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- 5 -  Notes roughly coordinated with Tam McPartland's Old Race Car site  - 5 -

Frank Monise: One Pomona race Monise spun and reentered the course through a flag station and into traffic, against the turn marshal's orders. On the cool-off lap he came around to discuss the incident with the marshal, who gave him a whack on the helmet with the yellow-flag paddle (wire frame with patio chair webbing, like the one you see here: Turn Seven).

At Riverside Turn Seven the flag station wasn't always on the outside edge of the track there. I worked both sides, and liked the inside best, from a safety viewpoint. I don't know where my partner was, if any, in this picture.

The classic "facing" position for flagmen was such that they could cover 360 degrees: the downstream-facer could watch the cars approach on the first and other early laps, but once the traffic strung out, he had to follow the action around the turn.

Contentious as well as competitive, Monise always had well turned-out equipment. He was a talented driver, but would shave the rules at every opportunity. It was almost a compulsion with him. I don't remember ever hearing a worker say he liked Frank. He did win races. I had a head-to-head with him when I was Chief Steward at Holtville. That time he understood and stayed out of trouble. Many other times, he did not.

His contentiousness was probably a factor in a call I made in favor of the BRE Datsun team at that Holtville National. One of their cars lost air from a tire. It was at the end of a practice session, and the Datsun 2000 was stopped in the entrance to the lane leading from the track to the paddock. It would not roll, and had the newly approved aerodynamics on the front end, so the track wrecker couldn't easily get it up in the air without doing some damage. We could not start another session with that obstacle there.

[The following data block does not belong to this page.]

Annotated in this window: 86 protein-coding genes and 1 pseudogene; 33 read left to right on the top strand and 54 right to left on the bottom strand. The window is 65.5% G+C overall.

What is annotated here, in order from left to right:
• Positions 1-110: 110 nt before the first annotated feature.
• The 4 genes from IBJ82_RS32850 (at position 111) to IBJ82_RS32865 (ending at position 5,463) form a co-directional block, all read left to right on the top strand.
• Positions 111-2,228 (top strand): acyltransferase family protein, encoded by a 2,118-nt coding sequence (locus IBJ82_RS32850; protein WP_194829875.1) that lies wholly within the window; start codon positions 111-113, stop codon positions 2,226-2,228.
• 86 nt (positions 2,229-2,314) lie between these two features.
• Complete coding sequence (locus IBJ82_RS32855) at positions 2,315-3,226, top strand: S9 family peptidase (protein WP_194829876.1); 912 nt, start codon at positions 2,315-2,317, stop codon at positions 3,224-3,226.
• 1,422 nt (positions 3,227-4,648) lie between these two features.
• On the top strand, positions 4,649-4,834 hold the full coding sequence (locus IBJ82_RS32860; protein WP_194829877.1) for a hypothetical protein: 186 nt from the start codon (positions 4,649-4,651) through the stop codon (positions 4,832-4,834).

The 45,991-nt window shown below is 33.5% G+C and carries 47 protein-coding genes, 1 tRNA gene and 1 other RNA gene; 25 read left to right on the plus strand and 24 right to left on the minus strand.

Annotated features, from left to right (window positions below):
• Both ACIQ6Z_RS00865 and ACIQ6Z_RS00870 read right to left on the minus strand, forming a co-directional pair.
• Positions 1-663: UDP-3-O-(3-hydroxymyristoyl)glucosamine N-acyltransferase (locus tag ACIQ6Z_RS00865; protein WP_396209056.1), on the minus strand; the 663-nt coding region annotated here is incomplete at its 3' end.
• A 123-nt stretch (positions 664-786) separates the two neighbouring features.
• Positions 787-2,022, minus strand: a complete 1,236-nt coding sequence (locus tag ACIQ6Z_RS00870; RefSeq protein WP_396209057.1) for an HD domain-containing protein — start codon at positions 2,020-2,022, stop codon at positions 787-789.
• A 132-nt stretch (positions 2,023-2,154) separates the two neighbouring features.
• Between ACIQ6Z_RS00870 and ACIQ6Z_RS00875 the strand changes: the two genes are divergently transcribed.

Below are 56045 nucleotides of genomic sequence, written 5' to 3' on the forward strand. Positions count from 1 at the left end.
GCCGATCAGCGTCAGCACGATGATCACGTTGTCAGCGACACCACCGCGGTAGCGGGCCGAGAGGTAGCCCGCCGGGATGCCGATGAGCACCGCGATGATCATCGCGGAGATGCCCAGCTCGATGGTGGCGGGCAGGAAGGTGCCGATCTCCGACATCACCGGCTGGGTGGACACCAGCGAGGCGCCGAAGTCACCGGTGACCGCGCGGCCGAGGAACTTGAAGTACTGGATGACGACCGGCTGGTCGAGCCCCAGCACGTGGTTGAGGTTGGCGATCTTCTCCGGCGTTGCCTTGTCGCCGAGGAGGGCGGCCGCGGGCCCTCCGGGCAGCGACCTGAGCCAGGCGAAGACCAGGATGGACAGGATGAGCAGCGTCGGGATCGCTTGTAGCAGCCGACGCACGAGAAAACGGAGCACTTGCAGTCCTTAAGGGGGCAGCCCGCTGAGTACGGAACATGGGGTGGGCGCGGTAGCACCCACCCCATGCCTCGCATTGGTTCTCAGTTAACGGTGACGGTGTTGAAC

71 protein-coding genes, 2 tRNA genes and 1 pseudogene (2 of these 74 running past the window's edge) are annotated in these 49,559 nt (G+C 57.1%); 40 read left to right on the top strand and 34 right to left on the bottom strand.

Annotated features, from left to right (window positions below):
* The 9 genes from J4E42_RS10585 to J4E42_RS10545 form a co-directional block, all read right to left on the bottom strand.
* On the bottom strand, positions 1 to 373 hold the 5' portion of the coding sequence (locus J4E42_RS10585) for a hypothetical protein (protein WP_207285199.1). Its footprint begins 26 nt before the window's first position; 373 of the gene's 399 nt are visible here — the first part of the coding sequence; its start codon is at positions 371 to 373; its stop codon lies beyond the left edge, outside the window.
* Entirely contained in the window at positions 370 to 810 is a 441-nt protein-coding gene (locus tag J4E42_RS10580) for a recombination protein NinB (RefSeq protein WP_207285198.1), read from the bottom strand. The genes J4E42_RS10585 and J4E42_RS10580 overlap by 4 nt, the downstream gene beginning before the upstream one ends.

Of course the car was within jogging distance of the pits. The BRE crew trotted on down there, and were not about to let the wrecker guys mess anything up. This was before the advent of everybody-on-the-radio; they had no idea what was wrong, and had left their special jacks in the pits.

Holtville is in the shadow of the mountains, and it gets dark early, even in April. The organization was always under pressure to keep things moving. It was up to me to tell the race wreckers to hook up and drag the BRE Datsun 2000 out of the way, or give the BRE crew a few extra minutes to run back for a jack, haul it down there, lift the car, replace the flat, and wheel the thing out of the way. Monise was the driver. Everyone except BRE wanted me to say, "Drag his nasty self out of the way," and watch the fireworks.

I'd already had enough negative experiences with him to last as long as I could imagine. I overcompensated rather than take advantage of the circumstances, and told everyone to take five minutes to relax while BRE brought the car home. They didn't abuse the opportunity either, performing their rescue very quickly, even though once they were out there they could have spent a lot of time hemming and hawing.

I recently learned Frank Monise was involved in the very early stages of the making of GRAND PRIX, the movie.